Invited.16: Studies of chronic wasting disease transmission in cervid and non-cervid species
Edward A, Hoover,1 Candace K. Mathiason,1 Davin M. Henderson,1 Nicholas J. Haley,1 Davis M. Seelig,1 Nathaniel D. Denkers,1 Amy V. Nalls,1 Mark D. Zabe,1 Glenn C. Telling,1 Fernando Goni2 and Thomas Wisniewski,2
1Prion Research Center; Colorado State University; Fort Collins, CO USA; 2New York University School of Medicine; New York, NY USA
How and why some misfolded proteins become horizontally transmitted agents and occasionally cross species barriers are issues fundamental to understanding prion disease. Chronic wasting disease (CWD) of cervids is perhaps a prototype of horizontal prion transmission, encompassing efficient mucosal uptake, lymphoid amplification, neuroinvasion, peripheralization, and dissemination via mucosal excretion. Efficient mucosal transmission of CWD in deer has been demonstrated by oral, nasal, aerosol, and indirect contact exposure. In addition, other studies (Mathiason CK, et al.) reported at the symposium support a significant role for pre- and/or postnatal transmission of CWD from doe to offspring. Accumulating, yet still incomplete, evidence also suggests that the period of relatively covert CWD infection may be longer than originally thought. Given the above, minimally invasive sensitive assays based on body fluids from live animals would aid substantially in understanding the biology of CWD. We have been applying seeded realtirne quaking-induced amplification of recombinant PrP substrates (i.e., RT-QuIC methodology) to: (1) investigate antemortem CWD detection, and (2) model PrP-based species barriers and trans-species adaptation-topics we previously explored using sPMCA and in vivo bioassays. At this symposium, we report sensitive and specific detection CWD prions in saliva, urine, blood (Mathiason lab), and rectal and pharyngeal lymph node samples (Haley NJ, et al.) from pre-symptomatic and symptomatic experimentally and naturally exposed deer. Other ongoing studies are employing RT-QuIC methodology to model amplification barriers among CWD, FSE, BSE, and CJD prions using cervine, feline, bovine, human, and promiscuous rPrP substrates and the above species prion seeds, cellular co-factors, and transgenic mice. Finally, in collaboration with the Wisniewski laboratory, we are conducting of experimental CWD vaccination studies in deer employing oral administration of an attenuated Salmonella vector expressing cervid PrP epitopes.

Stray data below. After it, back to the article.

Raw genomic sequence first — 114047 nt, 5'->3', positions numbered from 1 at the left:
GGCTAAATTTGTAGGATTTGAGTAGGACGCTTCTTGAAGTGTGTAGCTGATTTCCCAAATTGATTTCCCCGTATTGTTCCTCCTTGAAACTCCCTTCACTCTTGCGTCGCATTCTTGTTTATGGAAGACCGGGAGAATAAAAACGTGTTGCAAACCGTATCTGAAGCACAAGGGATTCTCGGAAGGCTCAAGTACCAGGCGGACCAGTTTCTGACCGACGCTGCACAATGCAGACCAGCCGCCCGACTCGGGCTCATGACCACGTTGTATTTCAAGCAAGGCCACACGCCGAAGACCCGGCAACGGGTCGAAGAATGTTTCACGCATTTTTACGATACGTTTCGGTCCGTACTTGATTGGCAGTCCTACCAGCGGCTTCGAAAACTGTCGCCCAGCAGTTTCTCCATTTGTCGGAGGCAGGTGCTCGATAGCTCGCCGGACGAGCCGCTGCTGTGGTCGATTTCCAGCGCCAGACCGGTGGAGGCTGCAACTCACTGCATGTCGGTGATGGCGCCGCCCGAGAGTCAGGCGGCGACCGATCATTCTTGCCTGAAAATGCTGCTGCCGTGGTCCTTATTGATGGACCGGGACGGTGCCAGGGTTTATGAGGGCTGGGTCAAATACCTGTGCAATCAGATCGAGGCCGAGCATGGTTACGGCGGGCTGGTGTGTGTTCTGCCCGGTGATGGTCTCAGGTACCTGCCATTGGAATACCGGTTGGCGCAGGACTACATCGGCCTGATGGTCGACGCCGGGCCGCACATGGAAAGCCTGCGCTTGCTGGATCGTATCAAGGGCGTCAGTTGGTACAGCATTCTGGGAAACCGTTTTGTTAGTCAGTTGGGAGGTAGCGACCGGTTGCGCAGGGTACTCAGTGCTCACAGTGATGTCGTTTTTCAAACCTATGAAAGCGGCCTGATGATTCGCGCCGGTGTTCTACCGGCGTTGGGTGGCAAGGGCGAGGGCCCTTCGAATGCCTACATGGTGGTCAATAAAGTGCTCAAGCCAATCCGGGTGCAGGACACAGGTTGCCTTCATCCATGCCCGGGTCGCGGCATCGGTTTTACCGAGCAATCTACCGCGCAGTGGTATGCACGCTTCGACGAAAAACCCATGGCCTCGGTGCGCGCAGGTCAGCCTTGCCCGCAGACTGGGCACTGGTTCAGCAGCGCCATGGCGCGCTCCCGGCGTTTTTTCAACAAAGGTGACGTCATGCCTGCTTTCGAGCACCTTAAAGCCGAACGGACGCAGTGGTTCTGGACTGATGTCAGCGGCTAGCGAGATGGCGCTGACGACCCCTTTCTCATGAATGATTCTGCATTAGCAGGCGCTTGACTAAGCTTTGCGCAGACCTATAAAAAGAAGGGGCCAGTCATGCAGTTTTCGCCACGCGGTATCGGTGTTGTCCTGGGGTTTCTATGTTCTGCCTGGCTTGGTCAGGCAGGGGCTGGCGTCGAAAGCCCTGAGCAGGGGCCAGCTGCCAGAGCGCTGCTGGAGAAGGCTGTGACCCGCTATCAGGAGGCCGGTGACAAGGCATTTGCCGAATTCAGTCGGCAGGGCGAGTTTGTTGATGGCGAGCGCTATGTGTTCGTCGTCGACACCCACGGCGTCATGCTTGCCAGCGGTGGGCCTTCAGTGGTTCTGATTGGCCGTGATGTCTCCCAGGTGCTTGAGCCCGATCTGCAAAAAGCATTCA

AD.06: Detecting prions in the brain and blood of TSE-infected deer and hamsters
Alan Elder,1 Davin Henderson,1 Anca Selariu,1 Amy Nalls,1 Byron Caughey,2 Richard Bessen,1 Jason Bartz3 and Candace Mathiason1
1Colorado State University; Fort Collins, CO USA; 2NIH Rocky Mountain Laboratories; Hamilton, MT USA; 3Creighton University; Omaha, NE USA
While large quantities of protease resistant prion protein (PrPres) can be demonstrated by western blot or IHC in lymphoid biopsies or post-mortem brain tissues harvested from prion-infected animals, these conventional assays are less reliable as means to detect the small quantities of prions thought to be present in bodily fluids or associated with early and asymptomatic phases of TSE disease. The Real Time-Quaking Induced Conversion (RT-QuIC) assay is capable of detecting prions at concentrations below the level of sensitivity of conventional assays and provides a real-time fluorescent readout negating the use of proteases. We have made modifications to the RT-QuIC assay to utilize it for the detection of PrPres in brain and blood harvested from various species infected with prions. In this study, we analyzed CWD-infected deer and CWD/TME-infected hamster whole blood to determine the effect of:
(1) various anticoagulants,
(2) freezing and
(3) NaPTA precipitation.
Brain tissue and blood collected from naive deer and hamsters served as negative controls.
We were able to demonstrate amplifiable prions in
(1) brain and blood samples harvested from CWD/TME-infected animals,
(2) heparinized blood,
(3) frozen vs. fresh blood and
(4) NaPTA treated samples.
The RT-QuIC assay is able to detect PrPres in various species of animals and shows promise as an antemortem diagnostic tool for blood-borne TSEs.
Oral.08: Mother to offspring transmission of chronic wasting disease in Reeve's Muntjac deer
Amy Nalls,1 Erin McNulty,1 Jenny Powers,2 Davis Seelig,1 Clare Hoover,1 Nicholas Haley,1 Jeanette Hayes-Klug,1 Kelly Anderson,1 Paula Stewart,3 Wilfred Goldmann,3 Edward A. Hoover1 and Candace K. Mathiason1
1Colorado State University; Fort Collins, CO USA; 2National Park Service; Fort Collins, CO USA; 3The Roslin Institute and Royal School of Veterinary Studies; Edinburgh, UK